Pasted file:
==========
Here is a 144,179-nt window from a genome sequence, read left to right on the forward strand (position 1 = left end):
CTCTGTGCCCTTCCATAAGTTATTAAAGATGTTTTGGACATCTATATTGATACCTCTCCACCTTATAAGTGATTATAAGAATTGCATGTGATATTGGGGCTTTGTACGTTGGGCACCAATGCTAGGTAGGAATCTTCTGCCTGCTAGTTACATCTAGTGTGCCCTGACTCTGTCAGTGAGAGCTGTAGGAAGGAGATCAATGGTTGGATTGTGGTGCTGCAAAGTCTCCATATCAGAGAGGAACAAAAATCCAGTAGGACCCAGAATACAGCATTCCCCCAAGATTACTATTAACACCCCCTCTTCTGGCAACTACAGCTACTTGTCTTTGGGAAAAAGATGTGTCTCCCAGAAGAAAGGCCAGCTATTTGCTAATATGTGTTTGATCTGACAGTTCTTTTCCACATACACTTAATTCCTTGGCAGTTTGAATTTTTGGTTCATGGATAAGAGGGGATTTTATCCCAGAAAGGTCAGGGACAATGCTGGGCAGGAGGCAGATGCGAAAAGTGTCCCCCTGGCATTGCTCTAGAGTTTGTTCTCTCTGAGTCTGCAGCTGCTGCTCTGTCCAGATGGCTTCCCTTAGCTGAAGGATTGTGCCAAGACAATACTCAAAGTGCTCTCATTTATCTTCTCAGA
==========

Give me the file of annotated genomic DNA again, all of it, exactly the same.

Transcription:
Here is a 144,179-nt window from a genome sequence, read left to right on the forward strand (position 1 = left end):
CTCTGTGCCCTTCCATAAGTTATTAAAGATGTTTTGGACATCTATATTGATACCTCTCCACCTTATAAGTGATTATAAGAATTGCATGTGATATTGGGGCTTTGTACGTTGGGCACCAATGCTAGGTAGGAATCTTCTGCCTGCTAGTTACATCTAGTGTGCCCTGACTCTGTCAGTGAGAGCTGTAGGAAGGAGATCAATGGTTGGATTGTGGTGCTGCAAAGTCTCCATATCAGAGAGGAACAAAAATCCAGTAGGACCCAGAATACAGCATTCCCCCAAGATTACTATTAACACCCCCTCTTCTGGCAACTACAGCTACTTGTCTTTGGGAAAAAGATGTGTCTCCCAGAAGAAAGGCCAGCTATTTGCTAATATGTGTTTGATCTGACAGTTCTTTTCCACATACACTTAATTCCTTGGCAGTTTGAATTTTTGGTTCATGGATAAGAGGGGATTTTATCCCAGAAAGGTCAGGGACAATGCTGGGCAGGAGGCAGATGCGAAAAGTGTCCCCCTGGCATTGCTCTAGAGTTTGTTCTCTCTGAGTCTGCAGCTGCTGCTCTGTCCAGATGGCTTCCCTTAGCTGAAGGATTGTGCCAAGACAATACTCAAAGTGCTCTCATTTATCTTCTCAGA